They say fashion often goes full circle. We had the eighties hype and now, if the runways are anything to go by, the sixties have swung back into our wardrobes and are bigger and better than ever before. Now we seem to have many decades influencing our designers and what we want to wear.
So you know it’s just the time to embrace the latest retro revival and step out in familiar styles that have been revamped and reworked for now. In footwear terms these are some of the 60s styles we’re donning today:
Back then: In the 1960s fashion just exploded, especially when it came to boots. Yes they’re wardrobe staples these days, but pre-1960s boots were used by women primarily for riding or outdoor pursuits. However, as hemlines rose, women started to wear longer length boots to draw attention to their legs.
The go-go boot quickly became one of the signature styles of the decade, characterised by a short block heel and plastic construction. Named after the French word for joy (gogue), the boot perfectly matched the relaxed attitudes of the era.
2016: Nowadays, the go-go boot is more refined. Leaving its plastic counterpart behind, the go-go boot is now sophisticated in suede, while still remaining the shape that made is so iconic all those years ago.
Shift dresses with collars
Back then: In contrast to the mature styles of the 1950s, sixties fashion was decidedly younger. Shift dresses were worn to make women appear more youthful and, through playful prints and cute collars, they gave them an almost doll-like quality.
However, shift dresses were not to be worn to the office, as a result of their thigh-skimming length. Instead, they were reserved for more casual events.
2016: The shift dress still reigns supreme in 2016, as women continue to embrace the leg-flashing style. However, the shift is no longer resigned to our casual wardrobes, as working women smarten up their look with a collared dress.
Back then: As we’ve already mentioned, feminine fashion aimed to create a doll-like quality in women. Hip-skimming A-line skirts fit into this ideal, which often featured bright colours and bold prints. Plaid was a common print and helped to create a school girl-inspired look.
In terms of length, mini A-line skirts were popular, while knee-length styles remained a practical choice for work.
2016: A-line remains a flattering shape and is still worn today. Suede skirts in rich tan are popular at the moment, helping to channel a vintage-inspired vibe especially when paired with knee-high boots.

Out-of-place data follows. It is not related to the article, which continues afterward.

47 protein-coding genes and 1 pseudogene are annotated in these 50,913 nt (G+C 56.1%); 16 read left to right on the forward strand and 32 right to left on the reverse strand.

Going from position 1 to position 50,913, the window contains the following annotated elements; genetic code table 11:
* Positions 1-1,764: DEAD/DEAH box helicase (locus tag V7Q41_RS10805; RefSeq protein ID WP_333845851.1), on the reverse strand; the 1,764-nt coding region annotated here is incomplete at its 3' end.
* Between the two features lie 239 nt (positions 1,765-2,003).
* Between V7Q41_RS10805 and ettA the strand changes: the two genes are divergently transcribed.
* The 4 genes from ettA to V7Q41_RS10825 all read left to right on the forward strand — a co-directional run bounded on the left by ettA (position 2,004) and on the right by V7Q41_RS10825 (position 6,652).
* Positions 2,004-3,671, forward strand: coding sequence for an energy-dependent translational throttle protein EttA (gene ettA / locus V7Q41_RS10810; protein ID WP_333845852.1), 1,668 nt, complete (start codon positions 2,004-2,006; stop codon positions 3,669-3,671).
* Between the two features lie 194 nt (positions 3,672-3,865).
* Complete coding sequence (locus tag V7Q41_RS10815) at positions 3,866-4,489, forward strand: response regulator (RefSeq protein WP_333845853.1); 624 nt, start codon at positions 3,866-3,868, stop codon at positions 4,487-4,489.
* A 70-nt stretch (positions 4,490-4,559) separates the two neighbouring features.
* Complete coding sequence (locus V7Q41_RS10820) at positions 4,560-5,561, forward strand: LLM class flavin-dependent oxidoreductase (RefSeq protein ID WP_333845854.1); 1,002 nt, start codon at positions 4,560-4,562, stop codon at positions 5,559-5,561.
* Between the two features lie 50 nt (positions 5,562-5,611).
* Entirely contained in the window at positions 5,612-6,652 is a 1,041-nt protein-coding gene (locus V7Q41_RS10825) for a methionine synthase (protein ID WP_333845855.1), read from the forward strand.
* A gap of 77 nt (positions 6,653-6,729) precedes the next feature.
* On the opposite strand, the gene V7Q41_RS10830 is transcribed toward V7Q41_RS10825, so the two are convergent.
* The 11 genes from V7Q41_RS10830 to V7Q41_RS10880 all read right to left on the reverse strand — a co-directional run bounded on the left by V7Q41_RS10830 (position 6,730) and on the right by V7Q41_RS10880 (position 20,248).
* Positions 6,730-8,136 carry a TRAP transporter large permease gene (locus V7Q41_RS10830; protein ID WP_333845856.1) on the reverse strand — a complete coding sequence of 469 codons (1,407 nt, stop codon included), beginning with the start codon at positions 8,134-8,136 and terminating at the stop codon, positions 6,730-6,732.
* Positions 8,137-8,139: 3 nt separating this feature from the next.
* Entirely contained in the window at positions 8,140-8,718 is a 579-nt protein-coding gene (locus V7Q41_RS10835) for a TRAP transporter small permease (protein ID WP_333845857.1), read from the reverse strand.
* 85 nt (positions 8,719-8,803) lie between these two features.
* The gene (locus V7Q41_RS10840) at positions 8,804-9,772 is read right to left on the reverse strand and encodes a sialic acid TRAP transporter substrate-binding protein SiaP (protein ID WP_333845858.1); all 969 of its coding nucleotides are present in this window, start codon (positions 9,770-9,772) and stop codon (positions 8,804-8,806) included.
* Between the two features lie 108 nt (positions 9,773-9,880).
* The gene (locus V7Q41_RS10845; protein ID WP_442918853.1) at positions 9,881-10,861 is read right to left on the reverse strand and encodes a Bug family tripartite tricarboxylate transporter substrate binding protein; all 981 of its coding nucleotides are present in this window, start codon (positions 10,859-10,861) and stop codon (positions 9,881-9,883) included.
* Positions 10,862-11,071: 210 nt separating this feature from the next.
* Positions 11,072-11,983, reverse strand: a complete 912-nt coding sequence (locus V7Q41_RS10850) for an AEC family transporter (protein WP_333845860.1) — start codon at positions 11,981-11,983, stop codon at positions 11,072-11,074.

Back then: Casting an eye back to the 1800s, Chelsea boots were created as a unisex shoe for horse-riders, with the elastic side and tab at the back allowing them to be put on and removed with ease. Flash-forward to the 1960s and The Beatles emerged wearing Chelsea – quickly re-dubbed Beatle – boots. The Beatle boot was narrower and more pointed than its 18th Century predecessor, equipped with a Cuban heel. Mod fashion quickly snapped them up, but it was mainly men who wore paired them with a snappy suit.
2016: Chelsea boots have now made their way into the wardrobes of women and men alike. Women can choose from the more casual, flat version, or a more dressed-up platform version, to give it more versatility. They are teamed up with ankle grazer jeans and monochrome colours, contributing to effortless street style.
Back then: Championed by style icons like Mia Farrow and Raquel Welch, co-ords were a work wear staple for women in the 1960s. Women tended to wear form-fitting skirts that ended just above the knee with a matching tailored jacket.
The 1960s also saw the introduction of the pant suit for women, another type of co-ord from the decade. Tailoring the masculine style to suit a woman’s smaller frame, the suits became popular with women, although many debated whether they threatened masculinity. Shockingly, some workplaces even banned women from wearing them.
2016: Matching co-ords are back. Crop top and pencil skirt combos are a popular summer style, while co-ordinating skirts, tops and suits are set to continue their reign into Autumn/Winter 2016. Thankfully, unlike the trend, the ban on pant suits for women has been forgotten!
Back then: While go-go boots have become something of a symbol of the sixties, pointed shoes were another popular trend. Flats with a pointed toe were a must-have style at the start of the decade. Often worn with mini skirts to elongate the legs, the shoes were usually longer than required to avoid pinching the feet. This additional length, which created the pointed shape, made the shoes difficult to walk in.
2016: In 2016, fashion is all about getting to the point. Pointed flats still remain a stylish choice, while pointed heels and boots are also popular. The good news? The shoes are a much better fit nowadays!
Discover a selection of 60s-inspired styles in Daniel Footwear’s ladies footwear collection.